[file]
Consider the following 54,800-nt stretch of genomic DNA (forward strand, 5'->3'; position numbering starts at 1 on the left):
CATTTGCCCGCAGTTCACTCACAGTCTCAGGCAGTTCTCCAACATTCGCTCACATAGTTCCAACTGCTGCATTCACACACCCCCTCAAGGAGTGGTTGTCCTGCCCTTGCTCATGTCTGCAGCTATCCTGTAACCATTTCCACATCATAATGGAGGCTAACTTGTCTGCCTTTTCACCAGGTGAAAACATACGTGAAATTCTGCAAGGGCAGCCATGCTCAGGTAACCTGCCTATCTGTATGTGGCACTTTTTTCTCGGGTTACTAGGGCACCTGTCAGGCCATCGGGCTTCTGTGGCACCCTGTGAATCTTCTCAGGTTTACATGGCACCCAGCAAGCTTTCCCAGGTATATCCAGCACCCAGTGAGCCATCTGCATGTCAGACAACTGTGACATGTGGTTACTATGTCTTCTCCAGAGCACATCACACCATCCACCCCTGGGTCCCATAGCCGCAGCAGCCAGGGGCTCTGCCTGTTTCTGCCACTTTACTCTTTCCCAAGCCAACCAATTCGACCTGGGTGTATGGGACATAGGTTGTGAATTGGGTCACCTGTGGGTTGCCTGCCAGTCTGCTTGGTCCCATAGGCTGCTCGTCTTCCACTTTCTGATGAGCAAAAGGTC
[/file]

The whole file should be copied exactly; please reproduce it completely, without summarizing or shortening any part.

Consider the following 54,800-nt stretch of genomic DNA (forward strand, 5'->3'; position numbering starts at 1 on the left):
CATTTGCCCGCAGTTCACTCACAGTCTCAGGCAGTTCTCCAACATTCGCTCACATAGTTCCAACTGCTGCATTCACACACCCCCTCAAGGAGTGGTTGTCCTGCCCTTGCTCATGTCTGCAGCTATCCTGTAACCATTTCCACATCATAATGGAGGCTAACTTGTCTGCCTTTTCACCAGGTGAAAACATACGTGAAATTCTGCAAGGGCAGCCATGCTCAGGTAACCTGCCTATCTGTATGTGGCACTTTTTTCTCGGGTTACTAGGGCACCTGTCAGGCCATCGGGCTTCTGTGGCACCCTGTGAATCTTCTCAGGTTTACATGGCACCCAGCAAGCTTTCCCAGGTATATCCAGCACCCAGTGAGCCATCTGCATGTCAGACAACTGTGACATGTGGTTACTATGTCTTCTCCAGAGCACATCACACCATCCACCCCTGGGTCCCATAGCCGCAGCAGCCAGGGGCTCTGCCTGTTTCTGCCACTTTACTCTTTCCCAAGCCAACCAATTCGACCTGGGTGTATGGGACATAGGTTGTGAATTGGGTCACCTGTGGGTTGCCTGCCAGTCTGCTTGGTCCCATAGGCTGCTCGTCTTCCACTTTCTGATGAGCAAAAGGTC